Empathy, what is it? How do we use it right now?
What is Empathy?
Merriam-Webster’s definition: “the action of understanding, being aware of, being sensitive to, and vicariously experiencing the feelings, thoughts, and experience of another of either the past or present without having the feelings, thoughts, and experience fully communicated in an objectively explicit manner.” Huh? In other words, empathy is being able to put yourself in someone else’s shoes, to understand another person’s thoughts, emotions, and experience, from their perspective – not yours.
It is easy for most of us to empathize with people who are similar to us; we understand them because we have a lot in common. But empathy for people from different backgrounds and life experiences, is harder. Sometimes it’s even difficult with people in your own family – the world has changed a lot in the last 20 years. Think of that Uncle whose political opinions are VERY different than yours, and claims any differing opinion is ignorant and 100% wrong. Being able to imagine yourself as him, with his life experience, having his thoughts and feelings, is empathy. Think of how much better family gatherings might be if you used your empathy super-power to decrease the outrage you normally feel when you only see from your perspective (which is obviously the right one)!
What’s the Difference Between Empathy and Sympathy?
Sympathy generally means being able to feel compassion, sorrow, or pity for another person’s hardships. You feel bad for them, from your own perspective, but you don’t understand what it is like to be in their shoes. Empathy is the ability to get inside, or feel, that person’s emotional reality or experience.
THE MOST RADICAL
OF HUMAN EMOTIONS
Am I Empathetic?
As humans, we are wired for empathy, but, as with most things, our ability varies based on life experiences, and from person to person. If you are curious about where you are on the empathy spectrum, check out the Empathy Quotient scale: psychology-tools.com/test/empathy-quotient This scale is used to assess social impairment in disorders like Autism, but it is also applicable as a casual measure of empathy in general.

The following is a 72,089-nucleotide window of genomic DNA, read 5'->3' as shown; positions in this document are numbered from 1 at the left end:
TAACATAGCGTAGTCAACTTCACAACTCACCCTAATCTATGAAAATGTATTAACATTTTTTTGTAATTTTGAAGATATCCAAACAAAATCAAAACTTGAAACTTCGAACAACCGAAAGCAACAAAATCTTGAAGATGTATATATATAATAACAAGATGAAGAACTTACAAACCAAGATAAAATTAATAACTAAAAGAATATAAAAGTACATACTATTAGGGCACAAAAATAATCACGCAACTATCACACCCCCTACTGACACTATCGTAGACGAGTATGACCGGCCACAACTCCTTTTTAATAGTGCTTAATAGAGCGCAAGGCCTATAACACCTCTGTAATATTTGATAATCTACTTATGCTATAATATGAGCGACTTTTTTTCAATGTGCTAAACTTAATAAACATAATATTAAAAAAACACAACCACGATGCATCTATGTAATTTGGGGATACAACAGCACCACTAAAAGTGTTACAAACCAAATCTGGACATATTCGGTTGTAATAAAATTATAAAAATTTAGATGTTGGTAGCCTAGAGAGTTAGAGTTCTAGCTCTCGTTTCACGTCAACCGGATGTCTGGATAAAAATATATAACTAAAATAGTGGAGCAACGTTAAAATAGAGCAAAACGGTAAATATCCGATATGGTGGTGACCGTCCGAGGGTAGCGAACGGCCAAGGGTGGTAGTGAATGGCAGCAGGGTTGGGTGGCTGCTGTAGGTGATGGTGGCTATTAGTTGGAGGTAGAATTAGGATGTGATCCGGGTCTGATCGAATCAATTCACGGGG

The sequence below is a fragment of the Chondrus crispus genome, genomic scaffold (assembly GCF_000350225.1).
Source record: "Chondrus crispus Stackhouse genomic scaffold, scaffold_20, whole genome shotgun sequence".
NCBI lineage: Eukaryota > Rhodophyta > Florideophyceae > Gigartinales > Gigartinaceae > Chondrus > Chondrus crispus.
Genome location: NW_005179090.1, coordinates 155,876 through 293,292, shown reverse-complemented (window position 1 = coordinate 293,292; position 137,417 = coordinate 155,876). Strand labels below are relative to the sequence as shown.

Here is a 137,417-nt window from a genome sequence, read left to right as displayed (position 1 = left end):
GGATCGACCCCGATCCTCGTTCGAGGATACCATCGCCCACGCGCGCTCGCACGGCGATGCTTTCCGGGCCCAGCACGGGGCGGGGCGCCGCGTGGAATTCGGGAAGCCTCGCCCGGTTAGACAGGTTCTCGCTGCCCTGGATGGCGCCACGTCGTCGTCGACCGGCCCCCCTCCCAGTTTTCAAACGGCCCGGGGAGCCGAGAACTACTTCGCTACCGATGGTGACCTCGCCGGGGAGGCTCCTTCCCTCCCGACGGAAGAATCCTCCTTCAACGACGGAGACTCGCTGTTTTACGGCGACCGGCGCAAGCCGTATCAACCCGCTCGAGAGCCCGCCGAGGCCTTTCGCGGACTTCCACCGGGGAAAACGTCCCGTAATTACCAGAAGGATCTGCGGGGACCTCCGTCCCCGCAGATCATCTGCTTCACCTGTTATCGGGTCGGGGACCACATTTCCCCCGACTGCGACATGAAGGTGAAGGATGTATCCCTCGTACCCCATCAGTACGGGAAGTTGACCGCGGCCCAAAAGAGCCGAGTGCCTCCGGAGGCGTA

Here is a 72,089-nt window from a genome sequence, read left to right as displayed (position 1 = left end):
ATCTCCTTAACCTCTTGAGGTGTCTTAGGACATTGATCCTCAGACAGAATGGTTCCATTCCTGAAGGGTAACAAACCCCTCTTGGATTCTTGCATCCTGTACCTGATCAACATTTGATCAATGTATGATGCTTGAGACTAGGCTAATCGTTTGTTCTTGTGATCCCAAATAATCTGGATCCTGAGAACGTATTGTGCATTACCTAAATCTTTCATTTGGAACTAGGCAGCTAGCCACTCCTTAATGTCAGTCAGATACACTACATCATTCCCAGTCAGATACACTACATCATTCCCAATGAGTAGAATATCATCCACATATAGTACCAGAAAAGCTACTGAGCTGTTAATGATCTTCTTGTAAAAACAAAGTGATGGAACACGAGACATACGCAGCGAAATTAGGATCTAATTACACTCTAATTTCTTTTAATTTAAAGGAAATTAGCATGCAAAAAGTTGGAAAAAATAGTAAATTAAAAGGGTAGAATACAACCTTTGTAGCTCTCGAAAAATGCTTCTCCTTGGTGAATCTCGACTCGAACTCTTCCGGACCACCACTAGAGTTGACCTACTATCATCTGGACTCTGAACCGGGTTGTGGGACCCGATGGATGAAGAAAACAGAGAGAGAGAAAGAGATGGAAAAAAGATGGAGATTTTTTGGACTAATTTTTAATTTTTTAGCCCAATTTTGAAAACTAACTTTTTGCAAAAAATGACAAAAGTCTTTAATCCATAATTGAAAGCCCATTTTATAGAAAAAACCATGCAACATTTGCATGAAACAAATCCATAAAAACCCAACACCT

Why is Empathy Important?
Being empathetic means being able to understand why people do what they do, and from that understanding, tolerance can grow. Tolerance and acceptance of the differences among us, while also recognizing our commonalties, are essential building blocks of healthy relationships, good mental health, and can even inspire social change. Some examples of situations where empathy is helpful:
- When you want to understand someone better
- When you find yourself stuck in an argument, at an impasse
- When you find you can’t connect emotionally with someone
- When you want to control your anger, or manage your emotions
- When you want to challenge your prejudices (we all have them!)
For more info on why empathy is important, and how to exercise your empathy abilities check out:
- How to be More Empathetic - New York Times
- Six Habits of Highly Empathetic People - Greater Good Magazine